The demographic characteristics; knowledge, attitudes, and practices; travel history; and flulike symptoms of the participants in this study are shown in. More than half (n=101, 54.6%) of the 185 participants in this study had not practiced social distancing at any time since the pandemic started (January to June 2020), even as the lockdown was enforced in the state. The majority (n=114, 61.6%) of the participants practiced hand and face hygiene. Almost all (n=181, 97.8%) of the participants had not traveled out of Nigeria since the beginning of the year 2020 when the pandemic started. Only a few (n=4, 2.2%) of the participants traveled out of Nigeria in the last 6 months (January to June 2020) and returned. However, 24 (13%) participants had contact with someone who traveled out of the country in the last 6 months (January to June 2020). The majority (n=113, 61.1%) of the participants did not experience any flulike symptoms since when the pandemic started (January 2020 to June 2020). Only 72 (38.9%) participants experienced flulike symptoms (January to June 2020).
|Variable||Participants, n (%)||Exact 95% CI (%)|
|Age (years; n=185)|
|Health care workers||43 (23.2)||17.36-30.00|
|Non–health care workers||142 (76.8)||70.00-82.64|
|Health care workers: gender (n=43)|
|Aware of COVID-19||151 (81.6)||75.28-86.92|
|Not aware of COVID-19||34 (18.4)||13.08-24.72|
|COVID-19 is in Niger State||109 (58.9)||51.46-66.08|
|COVID-19 is not in Niger State||76 (41.1)||33.92-48.54|
|Hand and face hygiene (n=185)|
|Social distancing (n=185)|
|Travel history (n=185)|
|Traveled overseas||4 (2.16)||0.59-5.44|
|Did not travel overseas||181 (97.84)||94.56-99.41|
|Contact history (n=185)|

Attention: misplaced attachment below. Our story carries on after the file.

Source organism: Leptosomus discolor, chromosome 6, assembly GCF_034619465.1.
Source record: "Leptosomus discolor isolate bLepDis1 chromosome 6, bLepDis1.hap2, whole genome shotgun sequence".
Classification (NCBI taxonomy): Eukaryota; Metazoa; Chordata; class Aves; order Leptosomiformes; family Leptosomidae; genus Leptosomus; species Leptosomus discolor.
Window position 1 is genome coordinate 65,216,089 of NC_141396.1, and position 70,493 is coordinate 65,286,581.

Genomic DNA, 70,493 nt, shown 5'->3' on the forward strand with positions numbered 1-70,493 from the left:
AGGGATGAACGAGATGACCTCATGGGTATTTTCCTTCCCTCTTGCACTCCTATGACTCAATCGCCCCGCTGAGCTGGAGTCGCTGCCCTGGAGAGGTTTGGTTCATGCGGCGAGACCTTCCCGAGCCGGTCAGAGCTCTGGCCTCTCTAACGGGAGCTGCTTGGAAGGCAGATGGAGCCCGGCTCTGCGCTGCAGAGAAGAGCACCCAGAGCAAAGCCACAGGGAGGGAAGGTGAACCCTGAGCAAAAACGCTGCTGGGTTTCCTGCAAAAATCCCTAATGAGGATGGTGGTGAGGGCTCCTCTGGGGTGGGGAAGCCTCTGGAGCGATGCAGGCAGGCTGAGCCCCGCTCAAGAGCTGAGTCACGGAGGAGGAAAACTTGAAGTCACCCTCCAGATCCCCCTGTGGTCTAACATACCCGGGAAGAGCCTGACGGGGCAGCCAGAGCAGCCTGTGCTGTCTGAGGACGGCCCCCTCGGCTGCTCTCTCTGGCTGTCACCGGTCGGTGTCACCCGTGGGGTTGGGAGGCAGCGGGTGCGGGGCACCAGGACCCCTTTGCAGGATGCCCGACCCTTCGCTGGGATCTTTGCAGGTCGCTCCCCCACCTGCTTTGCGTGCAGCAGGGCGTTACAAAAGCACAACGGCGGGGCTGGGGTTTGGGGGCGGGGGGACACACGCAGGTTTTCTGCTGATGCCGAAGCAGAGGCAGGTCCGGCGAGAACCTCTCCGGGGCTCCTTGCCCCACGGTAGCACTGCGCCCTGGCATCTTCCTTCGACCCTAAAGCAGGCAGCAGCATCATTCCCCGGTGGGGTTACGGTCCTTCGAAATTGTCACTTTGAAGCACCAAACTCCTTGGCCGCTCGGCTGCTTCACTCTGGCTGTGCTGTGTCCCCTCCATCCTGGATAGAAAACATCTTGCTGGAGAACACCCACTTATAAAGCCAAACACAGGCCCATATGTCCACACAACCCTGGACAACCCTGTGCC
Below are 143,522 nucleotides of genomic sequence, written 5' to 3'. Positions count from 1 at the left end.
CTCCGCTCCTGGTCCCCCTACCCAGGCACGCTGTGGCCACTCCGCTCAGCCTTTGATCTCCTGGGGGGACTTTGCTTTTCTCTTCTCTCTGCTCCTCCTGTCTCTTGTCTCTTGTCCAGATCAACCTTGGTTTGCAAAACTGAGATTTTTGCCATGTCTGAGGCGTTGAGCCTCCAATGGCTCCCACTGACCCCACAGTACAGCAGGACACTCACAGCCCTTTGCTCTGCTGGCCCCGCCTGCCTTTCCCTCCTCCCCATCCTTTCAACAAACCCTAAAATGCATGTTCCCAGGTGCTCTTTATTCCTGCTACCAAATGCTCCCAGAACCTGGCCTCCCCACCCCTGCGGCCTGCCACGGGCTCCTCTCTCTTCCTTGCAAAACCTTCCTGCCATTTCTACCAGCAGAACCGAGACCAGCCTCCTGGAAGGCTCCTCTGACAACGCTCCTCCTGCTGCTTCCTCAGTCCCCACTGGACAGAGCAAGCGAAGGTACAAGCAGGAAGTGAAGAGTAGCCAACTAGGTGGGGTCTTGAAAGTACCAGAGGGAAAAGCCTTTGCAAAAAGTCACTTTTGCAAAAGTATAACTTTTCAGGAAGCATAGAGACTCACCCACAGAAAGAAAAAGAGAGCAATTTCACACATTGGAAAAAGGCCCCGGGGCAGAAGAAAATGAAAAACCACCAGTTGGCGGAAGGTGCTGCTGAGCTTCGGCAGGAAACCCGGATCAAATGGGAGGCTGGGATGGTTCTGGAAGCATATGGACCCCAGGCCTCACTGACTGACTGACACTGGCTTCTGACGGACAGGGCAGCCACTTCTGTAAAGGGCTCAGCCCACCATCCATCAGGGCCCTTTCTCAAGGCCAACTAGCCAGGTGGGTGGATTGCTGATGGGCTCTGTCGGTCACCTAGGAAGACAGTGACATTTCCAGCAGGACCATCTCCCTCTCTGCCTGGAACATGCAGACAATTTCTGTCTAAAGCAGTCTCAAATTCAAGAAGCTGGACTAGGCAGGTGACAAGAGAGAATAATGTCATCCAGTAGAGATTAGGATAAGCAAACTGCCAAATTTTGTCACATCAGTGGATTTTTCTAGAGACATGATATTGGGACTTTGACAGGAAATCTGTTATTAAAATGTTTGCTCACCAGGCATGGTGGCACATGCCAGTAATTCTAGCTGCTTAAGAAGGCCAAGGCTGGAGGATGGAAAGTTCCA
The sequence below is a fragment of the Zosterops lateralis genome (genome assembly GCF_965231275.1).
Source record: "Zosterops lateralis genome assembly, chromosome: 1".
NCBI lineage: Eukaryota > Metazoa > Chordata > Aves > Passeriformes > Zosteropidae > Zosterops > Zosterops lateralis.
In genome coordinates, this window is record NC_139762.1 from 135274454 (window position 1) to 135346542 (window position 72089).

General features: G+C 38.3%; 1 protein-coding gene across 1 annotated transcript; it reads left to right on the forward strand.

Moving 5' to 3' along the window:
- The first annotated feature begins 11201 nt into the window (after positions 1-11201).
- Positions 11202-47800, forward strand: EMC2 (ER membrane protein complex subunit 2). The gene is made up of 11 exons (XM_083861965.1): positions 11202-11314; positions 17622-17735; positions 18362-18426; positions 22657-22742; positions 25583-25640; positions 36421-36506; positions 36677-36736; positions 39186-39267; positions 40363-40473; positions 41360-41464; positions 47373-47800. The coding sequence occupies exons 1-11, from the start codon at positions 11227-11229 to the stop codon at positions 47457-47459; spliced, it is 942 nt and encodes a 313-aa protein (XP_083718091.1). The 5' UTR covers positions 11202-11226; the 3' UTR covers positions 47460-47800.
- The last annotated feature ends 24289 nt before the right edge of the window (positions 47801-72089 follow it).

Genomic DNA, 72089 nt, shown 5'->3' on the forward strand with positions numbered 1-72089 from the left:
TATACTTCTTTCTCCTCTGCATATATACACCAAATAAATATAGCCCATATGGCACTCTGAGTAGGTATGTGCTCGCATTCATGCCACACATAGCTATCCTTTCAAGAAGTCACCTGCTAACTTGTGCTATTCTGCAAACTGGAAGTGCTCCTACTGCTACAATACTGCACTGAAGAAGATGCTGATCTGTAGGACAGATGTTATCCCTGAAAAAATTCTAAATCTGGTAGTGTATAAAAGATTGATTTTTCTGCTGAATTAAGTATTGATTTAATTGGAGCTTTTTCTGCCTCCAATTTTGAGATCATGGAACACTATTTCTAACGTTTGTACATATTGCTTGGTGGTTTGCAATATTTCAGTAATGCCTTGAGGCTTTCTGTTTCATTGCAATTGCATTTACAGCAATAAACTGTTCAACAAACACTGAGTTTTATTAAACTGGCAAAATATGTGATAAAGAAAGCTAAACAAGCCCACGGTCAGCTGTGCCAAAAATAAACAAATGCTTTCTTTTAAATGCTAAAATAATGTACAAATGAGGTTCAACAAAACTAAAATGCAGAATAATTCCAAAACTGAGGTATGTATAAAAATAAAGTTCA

|Contact with overseas returnee||24 (12.97)||8.49-18.69|
|No contact with overseas returnee||161 (87.03)||81.31-91.51|
|Flulike symptoms (n=185)|
|Experienced flulike symptoms||72 (38.92)||31.85-46.35|
|Did not experience flulike symptoms||113 (61.08)||53.65-68.15|
aVariables were for the period of 6 months (January to June 2020) prior to the study being conducted.
SARS-CoV-2 Seroprevalence, COVID-19 Asymptomatic Rate, and Infection Risks in Niger State
The SARS-CoV-2 seroprevalence for the 185 participants in Niger State was 25.4% (n=47) and 2.2% (n=4) for the positive IgG and IgM tests, respectively, as of June 26-30, 2020 (). The number of participants that did not experience flulike symptoms in the last 6 months (January to June 2020) and tested positive for SARS-CoV-2 IgG amounted to the COVID-19 complete asymptomatic rate in Niger State. The COVID-19 asymptomatic rate in the state was found to be 47% (22/47). SARS-CoV-2 seroprevalence among age groups, gender, and occupations varied widely. Among age groups, the SARS-CoV-2 seroprevalence was found to be 33.3% (15/45) for those 30-41 years, 32.4% (12/37) for those 42-53 years, 30% (6/20) for those 54-65 years, 25% (2/8) for those ≥66 years, 19.2% (5/26) for those 6-17 years, 17.7% (6/34) for those 18-29 years, and 6.7% (1/15) for those ≤5 years. A seroprevalence of 27.2% (28/103) was recorded for male participants and 23.2% (19/82) for female participants in the state. A SARS-CoV-2 seroprevalence of 37.2% (16/43) was recorded for health care workers in Niger State. Among the non–health care workers in the state, the SARS-CoV-2 seroprevalence recorded was 21.8% (31/142). The SARS-CoV-2 seroprevalence among the urban dwellers in the state stood at 27.8% (32/115), while for the rural dwellers, it was 21.4% (15/70). The same SARS-CoV-2 seroprevalence (1/4, 25%) was recorded among the overseas returnees and those that did not travel 25.41% (46/181). However, a higher SAR-CoV-2 seroprevalence (10/24, 41.7%) was recorded for those who had contact with the overseas returnees compared to those who did not have contact with the returnees (37/161, 23%).